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NJ philanthropists champion Negev’s Bedouins
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NJ philanthropists champion Negev’s Bedouins

Mission explores ways to improve schooling, raise standard of living

A mission from the Central federation arrives at Sami Shimoon College of Engineering in Be’er Sheva.
A mission from the Central federation arrives at Sami Shimoon College of Engineering in Be’er Sheva.

For the past few years, the Jewish Federation of Central New Jersey has been deeply involved in efforts to improve the standard of living in the Negev region of Israel.

Now it is extending those efforts to the Bedouin community, exploring ways to improve their educational prospects and raise their standard of living.

From Feb. 27 to March 3, delegates from the federation met with Bedouin entrepreneurs and students on a mission that also included meetings with Jewish groups they have been assisting.

“We have a responsibility as American Jews to help the Bedouins feel good about being Israelis, so that they aren’t attracted to a more radical Arab identity,” said Phyllis Bernstein of Westfield, who has worked on the issue with the Israel-Arab Task Force of the Jewish Federations of North America. “We’ve always been a minority, and we know how important it is to feel accepted and respected. Now we have a chance to make a real difference.”

The group’s meetings were organized by Tehila Nachalon, the federation’s representative in Israel, working in collaboration with Dafna Murvitz, the executive director of the Israel Venture Network.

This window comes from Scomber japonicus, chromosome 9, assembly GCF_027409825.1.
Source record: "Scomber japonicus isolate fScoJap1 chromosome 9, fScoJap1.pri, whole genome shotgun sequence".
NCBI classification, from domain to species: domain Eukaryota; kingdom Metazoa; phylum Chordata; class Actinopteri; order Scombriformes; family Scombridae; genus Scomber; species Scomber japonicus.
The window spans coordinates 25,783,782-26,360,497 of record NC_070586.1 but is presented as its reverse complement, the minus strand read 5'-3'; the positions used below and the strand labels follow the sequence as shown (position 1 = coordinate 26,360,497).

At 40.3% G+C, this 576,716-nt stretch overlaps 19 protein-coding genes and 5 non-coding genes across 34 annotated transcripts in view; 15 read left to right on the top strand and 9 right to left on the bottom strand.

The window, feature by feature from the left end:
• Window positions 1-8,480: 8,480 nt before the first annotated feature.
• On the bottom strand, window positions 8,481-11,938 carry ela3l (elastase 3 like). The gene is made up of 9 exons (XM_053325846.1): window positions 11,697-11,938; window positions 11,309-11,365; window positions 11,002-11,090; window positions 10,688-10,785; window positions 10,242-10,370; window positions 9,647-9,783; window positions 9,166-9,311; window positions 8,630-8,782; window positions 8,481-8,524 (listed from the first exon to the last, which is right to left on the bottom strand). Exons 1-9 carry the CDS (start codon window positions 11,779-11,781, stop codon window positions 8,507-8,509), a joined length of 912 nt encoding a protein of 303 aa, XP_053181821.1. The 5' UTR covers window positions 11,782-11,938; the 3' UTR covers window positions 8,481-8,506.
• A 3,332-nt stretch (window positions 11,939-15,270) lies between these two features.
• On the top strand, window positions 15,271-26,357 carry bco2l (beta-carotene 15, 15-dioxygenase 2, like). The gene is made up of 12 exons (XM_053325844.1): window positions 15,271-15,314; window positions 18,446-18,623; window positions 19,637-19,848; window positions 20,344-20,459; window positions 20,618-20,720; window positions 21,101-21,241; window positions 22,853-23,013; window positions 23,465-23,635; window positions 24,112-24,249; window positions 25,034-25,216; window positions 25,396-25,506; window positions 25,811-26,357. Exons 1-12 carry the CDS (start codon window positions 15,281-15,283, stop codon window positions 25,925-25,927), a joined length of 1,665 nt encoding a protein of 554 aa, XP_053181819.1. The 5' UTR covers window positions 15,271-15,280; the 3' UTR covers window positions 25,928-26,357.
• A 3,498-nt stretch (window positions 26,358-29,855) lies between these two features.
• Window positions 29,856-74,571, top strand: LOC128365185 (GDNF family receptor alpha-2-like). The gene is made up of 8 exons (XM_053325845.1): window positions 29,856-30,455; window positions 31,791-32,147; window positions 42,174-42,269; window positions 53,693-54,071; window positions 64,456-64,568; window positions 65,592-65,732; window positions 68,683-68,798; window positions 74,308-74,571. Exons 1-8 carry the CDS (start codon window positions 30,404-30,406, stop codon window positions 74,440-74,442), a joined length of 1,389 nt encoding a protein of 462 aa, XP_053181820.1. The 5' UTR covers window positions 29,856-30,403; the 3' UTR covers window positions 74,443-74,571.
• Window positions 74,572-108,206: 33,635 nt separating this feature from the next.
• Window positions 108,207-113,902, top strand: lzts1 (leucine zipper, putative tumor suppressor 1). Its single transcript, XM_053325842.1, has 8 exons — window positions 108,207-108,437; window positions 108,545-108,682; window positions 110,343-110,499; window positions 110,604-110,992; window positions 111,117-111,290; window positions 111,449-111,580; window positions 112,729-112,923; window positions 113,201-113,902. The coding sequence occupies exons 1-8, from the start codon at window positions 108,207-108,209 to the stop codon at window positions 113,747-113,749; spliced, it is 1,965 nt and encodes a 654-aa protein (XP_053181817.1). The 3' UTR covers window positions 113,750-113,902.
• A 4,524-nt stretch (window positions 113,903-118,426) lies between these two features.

The meetings ranged from one in Jerusalem with Ayman Saif, the general director of the Authority for the Economic Development of the Arab Sector in the Prime Minister’s Office, to Bedouin students at Sami Shimoon College of Engineering in Be’er Sheva.

A Bedouin entrepreneur described the program he runs to help Bedouin high school students raise their graduation scores. Mission members also met with high school students during a visit to Rahat, the largest Bedouin city.

“There has been a sea change in the Israeli government’s attitude toward the Bedouins,” said federation executive vice president Stanley Stone. “Things are far from perfect, and there are fundamental differences to deal with, but at least they are acknowledging the issue and spending serious money — 800 million shekels over the next five years — trying to improve conditions for them.”

He pointed out that the Bedouins and Jews are neighbors — “even if not good neighbors. They live in one another’s backyard so they have to deal with one another. And how we deal with the Bedouins is a testament to our value system.”

‘Hope, better options’

The Central federation has become a significant player in Negev development efforts through Keren Ness, its Ness Business Loan Fund. With funds bequeathed by NJ farmer Mack Ness, who died in 2004, the federation is supporting projects designed to attract people to the region, and to retain those already there.